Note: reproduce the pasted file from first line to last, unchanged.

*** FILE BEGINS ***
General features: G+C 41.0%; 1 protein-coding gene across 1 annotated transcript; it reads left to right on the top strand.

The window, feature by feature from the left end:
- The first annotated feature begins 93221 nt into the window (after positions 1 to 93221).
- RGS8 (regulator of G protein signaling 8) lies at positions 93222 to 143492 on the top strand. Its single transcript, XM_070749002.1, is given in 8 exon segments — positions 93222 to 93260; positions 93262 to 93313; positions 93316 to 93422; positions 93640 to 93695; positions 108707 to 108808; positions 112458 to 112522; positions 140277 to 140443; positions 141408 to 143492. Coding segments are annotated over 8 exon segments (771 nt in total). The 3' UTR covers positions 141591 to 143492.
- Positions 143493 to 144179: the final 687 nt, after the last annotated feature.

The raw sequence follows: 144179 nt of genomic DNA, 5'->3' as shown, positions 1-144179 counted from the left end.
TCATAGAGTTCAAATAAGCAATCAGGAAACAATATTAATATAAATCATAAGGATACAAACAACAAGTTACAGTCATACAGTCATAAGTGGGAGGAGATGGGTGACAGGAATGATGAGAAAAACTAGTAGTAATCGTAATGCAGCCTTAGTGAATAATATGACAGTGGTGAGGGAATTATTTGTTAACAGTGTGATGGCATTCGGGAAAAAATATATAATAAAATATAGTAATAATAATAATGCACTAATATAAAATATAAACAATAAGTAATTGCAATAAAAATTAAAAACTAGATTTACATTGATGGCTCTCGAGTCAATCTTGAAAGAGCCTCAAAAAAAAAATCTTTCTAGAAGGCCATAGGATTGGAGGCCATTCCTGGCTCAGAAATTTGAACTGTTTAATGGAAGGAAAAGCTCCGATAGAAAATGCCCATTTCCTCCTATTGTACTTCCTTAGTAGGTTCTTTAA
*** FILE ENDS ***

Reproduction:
General features: G+C 41.0%; 1 protein-coding gene across 1 annotated transcript; it reads left to right on the top strand.

The window, feature by feature from the left end:
- The first annotated feature begins 93221 nt into the window (after positions 1 to 93221).
- RGS8 (regulator of G protein signaling 8) lies at positions 93222 to 143492 on the top strand. Its single transcript, XM_070749002.1, is given in 8 exon segments — positions 93222 to 93260; positions 93262 to 93313; positions 93316 to 93422; positions 93640 to 93695; positions 108707 to 108808; positions 112458 to 112522; positions 140277 to 140443; positions 141408 to 143492. Coding segments are annotated over 8 exon segments (771 nt in total). The 3' UTR covers positions 141591 to 143492.
- Positions 143493 to 144179: the final 687 nt, after the last annotated feature.

The raw sequence follows: 144179 nt of genomic DNA, 5'->3' as shown, positions 1-144179 counted from the left end.
TCATAGAGTTCAAATAAGCAATCAGGAAACAATATTAATATAAATCATAAGGATACAAACAACAAGTTACAGTCATACAGTCATAAGTGGGAGGAGATGGGTGACAGGAATGATGAGAAAAACTAGTAGTAATCGTAATGCAGCCTTAGTGAATAATATGACAGTGGTGAGGGAATTATTTGTTAACAGTGTGATGGCATTCGGGAAAAAATATATAATAAAATATAGTAATAATAATAATGCACTAATATAAAATATAAACAATAAGTAATTGCAATAAAAATTAAAAACTAGATTTACATTGATGGCTCTCGAGTCAATCTTGAAAGAGCCTCAAAAAAAAAATCTTTCTAGAAGGCCATAGGATTGGAGGCCATTCCTGGCTCAGAAATTTGAACTGTTTAATGGAAGGAAAAGCTCCGATAGAAAATGCCCATTTCCTCCTATTGTACTTCCTTAGTAGGTTCTTTAA